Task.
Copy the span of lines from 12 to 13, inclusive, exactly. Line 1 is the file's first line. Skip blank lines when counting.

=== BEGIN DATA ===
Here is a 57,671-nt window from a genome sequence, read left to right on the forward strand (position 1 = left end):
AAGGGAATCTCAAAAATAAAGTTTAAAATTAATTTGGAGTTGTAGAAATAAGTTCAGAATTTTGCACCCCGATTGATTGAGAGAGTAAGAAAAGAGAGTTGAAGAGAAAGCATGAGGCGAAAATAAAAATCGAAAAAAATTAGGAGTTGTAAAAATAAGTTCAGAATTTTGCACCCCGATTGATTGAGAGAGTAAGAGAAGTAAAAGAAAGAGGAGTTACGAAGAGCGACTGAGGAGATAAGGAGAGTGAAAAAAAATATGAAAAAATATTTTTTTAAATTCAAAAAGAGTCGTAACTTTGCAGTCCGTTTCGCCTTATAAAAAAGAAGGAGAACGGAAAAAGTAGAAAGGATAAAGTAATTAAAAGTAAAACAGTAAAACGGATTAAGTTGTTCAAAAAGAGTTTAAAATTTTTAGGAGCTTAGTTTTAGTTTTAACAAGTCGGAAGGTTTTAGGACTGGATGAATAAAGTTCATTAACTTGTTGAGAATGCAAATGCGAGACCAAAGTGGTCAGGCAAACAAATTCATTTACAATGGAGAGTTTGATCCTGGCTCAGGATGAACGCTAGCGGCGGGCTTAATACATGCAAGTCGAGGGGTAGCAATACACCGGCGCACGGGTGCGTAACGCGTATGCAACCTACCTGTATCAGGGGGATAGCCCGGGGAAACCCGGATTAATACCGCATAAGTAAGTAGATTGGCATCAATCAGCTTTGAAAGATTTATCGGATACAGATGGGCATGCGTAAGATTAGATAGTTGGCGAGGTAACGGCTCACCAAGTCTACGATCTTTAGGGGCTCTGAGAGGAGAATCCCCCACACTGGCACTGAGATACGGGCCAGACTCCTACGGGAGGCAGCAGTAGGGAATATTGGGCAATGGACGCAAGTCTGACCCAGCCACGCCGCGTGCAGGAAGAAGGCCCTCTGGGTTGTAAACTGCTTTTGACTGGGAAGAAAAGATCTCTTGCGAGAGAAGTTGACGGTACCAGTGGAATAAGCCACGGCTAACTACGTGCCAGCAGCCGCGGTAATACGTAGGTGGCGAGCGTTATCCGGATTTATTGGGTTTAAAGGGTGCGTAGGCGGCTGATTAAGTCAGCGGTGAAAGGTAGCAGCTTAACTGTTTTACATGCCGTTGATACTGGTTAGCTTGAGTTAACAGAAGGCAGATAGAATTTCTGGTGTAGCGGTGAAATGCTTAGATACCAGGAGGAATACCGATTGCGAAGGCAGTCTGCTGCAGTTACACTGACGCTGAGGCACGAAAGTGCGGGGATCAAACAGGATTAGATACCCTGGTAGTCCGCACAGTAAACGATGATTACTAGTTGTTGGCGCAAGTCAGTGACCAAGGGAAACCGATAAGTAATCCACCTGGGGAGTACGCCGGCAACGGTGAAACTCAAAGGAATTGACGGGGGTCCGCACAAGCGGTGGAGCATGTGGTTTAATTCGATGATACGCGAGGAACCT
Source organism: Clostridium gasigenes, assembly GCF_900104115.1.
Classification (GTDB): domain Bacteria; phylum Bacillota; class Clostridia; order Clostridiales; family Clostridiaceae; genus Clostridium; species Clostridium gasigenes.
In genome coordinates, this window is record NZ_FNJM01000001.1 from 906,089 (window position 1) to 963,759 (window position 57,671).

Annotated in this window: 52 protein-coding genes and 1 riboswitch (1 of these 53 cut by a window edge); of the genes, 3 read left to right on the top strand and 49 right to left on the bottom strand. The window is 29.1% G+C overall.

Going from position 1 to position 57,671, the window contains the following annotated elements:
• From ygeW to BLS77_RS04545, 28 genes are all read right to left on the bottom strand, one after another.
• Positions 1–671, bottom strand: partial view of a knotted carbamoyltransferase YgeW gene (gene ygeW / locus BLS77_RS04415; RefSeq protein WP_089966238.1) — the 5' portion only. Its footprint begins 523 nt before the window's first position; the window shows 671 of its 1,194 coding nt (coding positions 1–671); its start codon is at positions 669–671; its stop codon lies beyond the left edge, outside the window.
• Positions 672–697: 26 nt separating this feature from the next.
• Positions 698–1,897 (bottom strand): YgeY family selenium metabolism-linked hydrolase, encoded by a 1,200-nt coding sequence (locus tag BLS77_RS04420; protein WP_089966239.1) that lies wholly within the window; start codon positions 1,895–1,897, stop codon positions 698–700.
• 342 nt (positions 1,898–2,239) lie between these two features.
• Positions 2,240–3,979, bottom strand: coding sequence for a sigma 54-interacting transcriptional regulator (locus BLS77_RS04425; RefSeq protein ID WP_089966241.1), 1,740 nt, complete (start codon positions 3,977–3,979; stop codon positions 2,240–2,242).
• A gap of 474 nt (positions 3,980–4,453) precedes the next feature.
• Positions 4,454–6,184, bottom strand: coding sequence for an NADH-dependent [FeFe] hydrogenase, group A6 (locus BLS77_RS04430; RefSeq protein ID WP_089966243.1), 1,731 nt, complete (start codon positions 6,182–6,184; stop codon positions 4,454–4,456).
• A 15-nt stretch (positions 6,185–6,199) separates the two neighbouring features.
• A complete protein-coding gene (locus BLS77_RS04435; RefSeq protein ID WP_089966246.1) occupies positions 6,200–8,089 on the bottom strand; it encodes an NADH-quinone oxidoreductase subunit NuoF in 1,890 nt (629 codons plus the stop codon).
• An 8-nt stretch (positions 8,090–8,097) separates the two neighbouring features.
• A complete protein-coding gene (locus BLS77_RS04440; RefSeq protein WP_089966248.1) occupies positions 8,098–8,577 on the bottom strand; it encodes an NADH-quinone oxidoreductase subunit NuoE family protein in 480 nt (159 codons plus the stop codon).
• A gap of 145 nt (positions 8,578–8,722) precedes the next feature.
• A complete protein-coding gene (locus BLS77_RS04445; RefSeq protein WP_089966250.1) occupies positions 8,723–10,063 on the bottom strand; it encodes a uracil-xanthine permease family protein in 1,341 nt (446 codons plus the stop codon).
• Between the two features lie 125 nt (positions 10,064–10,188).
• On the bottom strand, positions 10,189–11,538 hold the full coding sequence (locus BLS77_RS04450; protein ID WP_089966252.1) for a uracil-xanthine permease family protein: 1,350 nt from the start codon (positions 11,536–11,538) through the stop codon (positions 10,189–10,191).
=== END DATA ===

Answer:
• 342 nt (positions 1,898–2,239) lie between these two features.
• Positions 2,240–3,979, bottom strand: coding sequence for a sigma 54-interacting transcriptional regulator (locus BLS77_RS04425; RefSeq protein ID WP_089966241.1), 1,740 nt, complete (start codon positions 3,977–3,979; stop codon positions 2,240–2,242).